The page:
Listen to Fiona Patten interviewed alongside Lisa from Sex Work Law Reform Victoria representative on 16 October 2020. Interview aired on Australia’s sex work radio show, Behind Closed Doors.

Listen on Apple Podcasts: Fiona Patten: Victoria’s Sex Work Review update

Stream on website: Fiona Patten: Victoria’s Sex Work Review update

14 October 2020: Fiona Patten’s Deadline

Review to make recommendations for the decriminalisation of sex work

Today marks Fiona Patten’s deadline – the date by which she must hand her recommendations regarding sex work decriminalisation to the Victorian Government. 

We know Fiona personally endorses sex work decriminalisation. The Victorian Government has already decided to proceed down this path. The questions lie in the details – there are different ways to shape the laws that achieve the broad goal of sex work decriminalisation. Which model will Fiona recommend? Decrim as exists in New South Wales, a New Zealand-like approach or something along the lines of the legislative model adopted by the Northern Territory?

Whether Fiona’s report is published is left up to the Minister for Consumer Affairs, Gaming and Liquor Regulation, Melissa Horne, to decide.

30 September 2020: A Ministerial Reshuffle Raises the Question: What is Sex Work?

Martin Foley is appointed Minister for Health following the resignation of Jenny Mikakos. Revelations from hearings at the Inquiry into the COVID-19 Hotel Quarantine Program led former Minister for Health, Jenny Mikakos, to resign from her ministerial portfolio and from parliament altogether. 

From the perspective of sex workers, Martin Foley is a desirable person to be appointed Minister for Health. One of the longest serving members of parliament, Mr Foley’s state electorate of Albert Park includes Melbourne’s ‘red light’ district of St Kilda, contains the highest number of licensed brothels in the state and has a high concentration of private escorts (both female and male). A long term public advocate of sex workers’ rights, Mr Foley also retains the Minister for Equality portfolio, a portfolio often associated with LGBTIQ rights. 

Mr Foley has facilitated funding boosts to StarHealth community health centre in the inner suburbs of Melbourne. StarHealth runs Victoria’s government funded sex worker support program, RhED. He also helped deliver funding to the much anticipated seven-story Victorian Pride Centre, located in St Kilda. Scheduled to open in 2021, the Centre will house LGBTIQ related organisations and sex worker groups. 

The Minister for Health plays a role regulating the sex industry. Matters pertaining to public health, including sexually transmitted infections, HIV, and now coronavirus, are managed by the Department of Health and Human Services Victoria (DHHS), and sex workers are often the focus of public health concerns. DHHS also funds sex worker related programs. At present these programs include community health program RhED and feminist charity Project Respect.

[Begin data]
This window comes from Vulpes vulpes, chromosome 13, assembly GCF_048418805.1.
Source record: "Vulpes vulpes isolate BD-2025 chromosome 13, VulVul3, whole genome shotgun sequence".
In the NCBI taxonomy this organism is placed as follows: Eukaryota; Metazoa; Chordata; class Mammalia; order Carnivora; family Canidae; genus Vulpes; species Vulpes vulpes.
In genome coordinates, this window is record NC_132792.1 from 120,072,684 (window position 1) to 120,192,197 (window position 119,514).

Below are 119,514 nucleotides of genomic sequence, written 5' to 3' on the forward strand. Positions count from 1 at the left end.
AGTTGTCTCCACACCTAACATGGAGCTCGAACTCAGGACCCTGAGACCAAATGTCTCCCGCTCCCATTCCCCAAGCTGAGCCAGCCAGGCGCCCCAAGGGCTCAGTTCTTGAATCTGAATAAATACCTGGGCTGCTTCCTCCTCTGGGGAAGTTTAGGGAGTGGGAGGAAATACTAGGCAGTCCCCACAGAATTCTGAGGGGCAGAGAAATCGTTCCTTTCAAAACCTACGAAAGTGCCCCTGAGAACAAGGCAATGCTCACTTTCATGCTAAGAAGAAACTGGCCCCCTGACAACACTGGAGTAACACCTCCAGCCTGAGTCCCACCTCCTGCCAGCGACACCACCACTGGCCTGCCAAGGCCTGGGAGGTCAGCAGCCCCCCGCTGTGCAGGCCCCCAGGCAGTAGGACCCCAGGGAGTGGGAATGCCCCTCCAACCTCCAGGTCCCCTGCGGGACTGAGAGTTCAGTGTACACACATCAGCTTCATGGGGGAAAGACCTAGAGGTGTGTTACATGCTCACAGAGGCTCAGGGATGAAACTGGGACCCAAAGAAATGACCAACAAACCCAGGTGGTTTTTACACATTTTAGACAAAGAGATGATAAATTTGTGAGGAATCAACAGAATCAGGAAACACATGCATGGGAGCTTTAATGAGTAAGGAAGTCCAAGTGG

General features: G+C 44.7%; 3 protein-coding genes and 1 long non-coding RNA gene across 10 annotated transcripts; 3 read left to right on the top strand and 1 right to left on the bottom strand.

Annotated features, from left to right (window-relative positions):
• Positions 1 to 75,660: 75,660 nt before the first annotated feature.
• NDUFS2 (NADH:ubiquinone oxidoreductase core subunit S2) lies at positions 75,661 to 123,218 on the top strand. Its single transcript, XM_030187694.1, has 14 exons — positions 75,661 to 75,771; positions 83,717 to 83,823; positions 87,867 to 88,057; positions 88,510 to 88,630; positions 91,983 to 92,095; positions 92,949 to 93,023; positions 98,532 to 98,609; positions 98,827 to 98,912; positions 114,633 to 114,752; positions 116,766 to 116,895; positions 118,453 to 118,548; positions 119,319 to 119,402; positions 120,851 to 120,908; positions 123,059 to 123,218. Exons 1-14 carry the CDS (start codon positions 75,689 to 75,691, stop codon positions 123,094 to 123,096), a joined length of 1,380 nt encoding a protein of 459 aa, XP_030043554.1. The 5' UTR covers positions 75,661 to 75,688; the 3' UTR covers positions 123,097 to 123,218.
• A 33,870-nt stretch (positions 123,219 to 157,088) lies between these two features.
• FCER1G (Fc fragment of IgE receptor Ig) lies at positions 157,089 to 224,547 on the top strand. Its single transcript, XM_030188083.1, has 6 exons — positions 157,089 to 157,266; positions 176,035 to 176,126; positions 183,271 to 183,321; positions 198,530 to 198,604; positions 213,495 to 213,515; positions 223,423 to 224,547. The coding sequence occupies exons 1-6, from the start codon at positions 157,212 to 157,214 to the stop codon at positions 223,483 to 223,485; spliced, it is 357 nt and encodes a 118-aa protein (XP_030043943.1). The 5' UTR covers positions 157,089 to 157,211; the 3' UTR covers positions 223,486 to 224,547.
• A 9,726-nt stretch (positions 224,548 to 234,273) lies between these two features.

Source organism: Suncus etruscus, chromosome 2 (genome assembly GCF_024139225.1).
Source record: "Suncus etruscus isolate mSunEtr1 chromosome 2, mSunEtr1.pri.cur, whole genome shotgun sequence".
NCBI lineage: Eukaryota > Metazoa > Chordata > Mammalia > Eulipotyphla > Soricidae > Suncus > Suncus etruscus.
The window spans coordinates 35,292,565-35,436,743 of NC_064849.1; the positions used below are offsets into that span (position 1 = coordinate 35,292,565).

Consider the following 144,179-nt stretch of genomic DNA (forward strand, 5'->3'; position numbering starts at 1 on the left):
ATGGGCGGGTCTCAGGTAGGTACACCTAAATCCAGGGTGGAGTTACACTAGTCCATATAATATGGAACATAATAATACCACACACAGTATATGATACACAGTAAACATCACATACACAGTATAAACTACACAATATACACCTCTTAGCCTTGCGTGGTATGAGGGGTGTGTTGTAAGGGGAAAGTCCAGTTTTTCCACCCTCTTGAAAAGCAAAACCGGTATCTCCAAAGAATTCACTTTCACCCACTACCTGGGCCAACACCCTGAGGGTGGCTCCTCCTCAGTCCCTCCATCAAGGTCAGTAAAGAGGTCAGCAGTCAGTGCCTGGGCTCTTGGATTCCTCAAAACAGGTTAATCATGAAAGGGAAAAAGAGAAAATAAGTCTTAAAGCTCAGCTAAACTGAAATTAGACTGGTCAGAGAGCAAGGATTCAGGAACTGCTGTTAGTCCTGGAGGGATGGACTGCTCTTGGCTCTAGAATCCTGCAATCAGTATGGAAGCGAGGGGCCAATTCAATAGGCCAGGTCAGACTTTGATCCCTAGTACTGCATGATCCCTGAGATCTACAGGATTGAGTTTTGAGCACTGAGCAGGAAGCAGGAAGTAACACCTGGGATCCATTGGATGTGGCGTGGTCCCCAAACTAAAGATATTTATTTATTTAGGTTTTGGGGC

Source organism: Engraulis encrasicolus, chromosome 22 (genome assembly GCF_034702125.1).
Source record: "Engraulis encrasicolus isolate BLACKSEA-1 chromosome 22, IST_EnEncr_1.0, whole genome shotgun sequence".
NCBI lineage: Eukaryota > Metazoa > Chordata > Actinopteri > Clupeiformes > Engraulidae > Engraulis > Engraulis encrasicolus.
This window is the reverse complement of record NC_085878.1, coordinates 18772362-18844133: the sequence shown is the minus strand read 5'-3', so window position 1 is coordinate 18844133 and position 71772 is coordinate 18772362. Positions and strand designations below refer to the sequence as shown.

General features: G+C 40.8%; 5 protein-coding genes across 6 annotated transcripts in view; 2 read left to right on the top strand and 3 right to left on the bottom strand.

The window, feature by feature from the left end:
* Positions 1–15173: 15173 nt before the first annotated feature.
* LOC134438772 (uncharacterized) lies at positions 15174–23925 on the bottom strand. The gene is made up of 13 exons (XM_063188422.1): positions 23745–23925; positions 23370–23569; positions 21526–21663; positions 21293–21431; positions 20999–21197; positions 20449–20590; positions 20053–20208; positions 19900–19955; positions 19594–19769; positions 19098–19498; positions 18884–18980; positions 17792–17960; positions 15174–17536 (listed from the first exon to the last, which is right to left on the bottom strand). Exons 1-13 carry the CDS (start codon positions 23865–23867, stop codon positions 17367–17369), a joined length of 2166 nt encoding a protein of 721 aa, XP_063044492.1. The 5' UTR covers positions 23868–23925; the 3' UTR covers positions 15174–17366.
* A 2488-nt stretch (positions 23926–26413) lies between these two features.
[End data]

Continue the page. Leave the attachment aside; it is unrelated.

DHHS’s regulatory role overseeing the sex industry reminds us of a fundamental, and yet unresolved question: for the purposes of government regulation, how are we to view the sex industry? Is there a single answer? No government in Australia, or the world, has yet been able to satisfactorily or clearly answer this question. Here in Victoria, over time and at present, various government departments and competing narratives provide an array of possible responses.

For the purposes of regulation, governments can view and regulate sex work as one or more of the following:

  • criminal activity to be eliminated by police (to a certain extent Victoria adopts this approach)
  • a form of counselling or therapy 
  • a medical or health service, like nursing
  • massage, a largely unregulated industry
  • a form of alternative therapy similar to acupuncture, Reiki, reflexology (an activist even once suggested that, as a service, sex work could most closely be compared to colonic irrigation)  
  • a licensed business similar to real estate agents, funeral directors or used car salesmen (this best reflects Victoria’s current approach)
  • a provider of entertainment services (similar to casinos, gambling venues, nightclubs)
  • adult entertainment (similar to strip clubs, peep shows)
  • exploitation of women where charities need to be funded to rescue women, helping them to escape the industry
  • a public health threat requiring laws that criminalise HIV positive workers, mandatory STI testing and a lead role for health authorities

No doubt Mr Foley’s own views on the sex industry will be considered throughout the law reform process. 

We welcome Minister Foley to his new portfolio and look forward to working with him to further the legal and human rights of sex workers.